Regardless of the outcome of the school bond issue, we should be appreciative of the effort of the School Board and the Master-planning Committee headed by Rory Murphy. Some have suggested it was a rushed effort. Moe Hickey, a committee member, said it was not rushed, that it took about three hours a week for almost a year and there were numerous subcommittee meetings examining various elements separate from the overall committee meetings.
Having said that does not make the committee’s conclusions perfect. The school board did not accept all of its recommendations. No committee will arrive at conclusions that are good in the eyes of all beholders; some will benefit more than others. This is so with a school bond as large and sweeping as this, covering several schools and locations.
The committee considered two things. First, the present need that will become more critical year by year. Second, that the bond issue and its improvements are designed to take care of needs for the next 10 years or more. If this were shorter term in character and the improvements undertaken on a piecemeal basis, the bond issue would not be as large but I doubt it would be feasible to float bond issues repetitively in smaller amounts. Also, I think this would result in a hodgepodge of improvements rather than a cohesive plan.
At the Oct. 13 Project for Deeper Understanding forum, all of the panelists, both pro and con, agreed the school district needs additional facilities. The issues ranged around the composition of the school improvements, not their necessity.
Our school district has a Triple A credit rating and the interest rate obtainable now is low. It is likely that interest rates will rise. As Joe Cronley said, when the proceeds from the bond issue of $56 million are combined with interest over the 20-year life of the bond, the total amount is about $90 million. If the bond issue fails, Joe didn’t necessarily think the amount of funding required for a revised set of improvements would result in lower cost. Assuming funding requirements remain the same, a higher interest rate would probably result in a total cost of the bond of over $100,000,000. That’s the bad news.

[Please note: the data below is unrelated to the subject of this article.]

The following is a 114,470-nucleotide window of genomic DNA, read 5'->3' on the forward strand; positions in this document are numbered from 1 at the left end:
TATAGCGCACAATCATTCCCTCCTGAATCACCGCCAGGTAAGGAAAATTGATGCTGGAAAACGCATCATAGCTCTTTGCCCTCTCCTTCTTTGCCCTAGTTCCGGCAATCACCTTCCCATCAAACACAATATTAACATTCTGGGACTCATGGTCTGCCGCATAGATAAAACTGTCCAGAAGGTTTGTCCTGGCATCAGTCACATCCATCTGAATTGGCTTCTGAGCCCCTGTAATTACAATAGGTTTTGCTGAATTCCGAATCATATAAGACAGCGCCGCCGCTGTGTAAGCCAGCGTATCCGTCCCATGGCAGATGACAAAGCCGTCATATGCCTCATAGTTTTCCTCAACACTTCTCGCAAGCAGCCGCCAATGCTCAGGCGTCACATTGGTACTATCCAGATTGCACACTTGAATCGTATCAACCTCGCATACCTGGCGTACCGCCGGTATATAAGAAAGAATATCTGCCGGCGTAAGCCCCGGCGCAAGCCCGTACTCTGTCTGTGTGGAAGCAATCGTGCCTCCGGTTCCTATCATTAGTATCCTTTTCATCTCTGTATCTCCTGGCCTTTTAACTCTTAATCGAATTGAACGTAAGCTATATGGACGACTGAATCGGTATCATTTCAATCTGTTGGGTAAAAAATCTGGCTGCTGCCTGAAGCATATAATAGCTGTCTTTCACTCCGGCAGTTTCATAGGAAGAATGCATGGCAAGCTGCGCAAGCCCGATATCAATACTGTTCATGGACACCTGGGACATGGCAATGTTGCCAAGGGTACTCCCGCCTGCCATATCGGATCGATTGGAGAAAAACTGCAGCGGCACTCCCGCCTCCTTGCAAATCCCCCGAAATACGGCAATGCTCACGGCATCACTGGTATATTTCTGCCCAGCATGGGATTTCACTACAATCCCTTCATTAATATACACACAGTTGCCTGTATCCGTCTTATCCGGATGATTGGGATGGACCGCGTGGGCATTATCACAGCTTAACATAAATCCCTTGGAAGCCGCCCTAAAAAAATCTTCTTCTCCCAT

The good news is we can afford it. The tax rate in Park City for a $220,000 house results in a levy of $790 and that is the lowest in the state of Utah. So, a bond, amortized over 20 years, is a prudent solution.
Following the forum, it was suggested that another bond issue could be undertaken in less than a year. I doubt that since a new master plan committee would have to be formed and go through the same procedures and due diligence as the past one. If this bond issue is rejected, I imagine that any new master planning committee and the school board would be leery as well.
The bond issue provides funds to the school district for improvements as described in the bond documents. It does not preclude tweaking the location of those improvements. I believe the locations of some of the proposed structures can be changed with board approval. Not being an attorney I cannot state this unequivocally, but this comes from more than one source.
Things must be worked out, among which are traffic and parking issues, athletic improvements and their joint operation with the City and, possibly, Basin Rec, final design of improvements and their cost, etc. I believe the school board can come to good conclusions on these issues. But, the board must use strong discipline in estimating the costs and take great care to eliminate change orders. Phil Kaplan, of the School Board promises that it will be rigorous, avoiding cost overruns.
In conclusion, get out and vote! Either for or against, it is your franchise to exercise.
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“[I]t looks like we’ll be stuck with a blighted building … on the gateway road into our otherwise scenic resort town,” writes Beth in a guest editorial. But, she argues, it doesn’t have to be that way.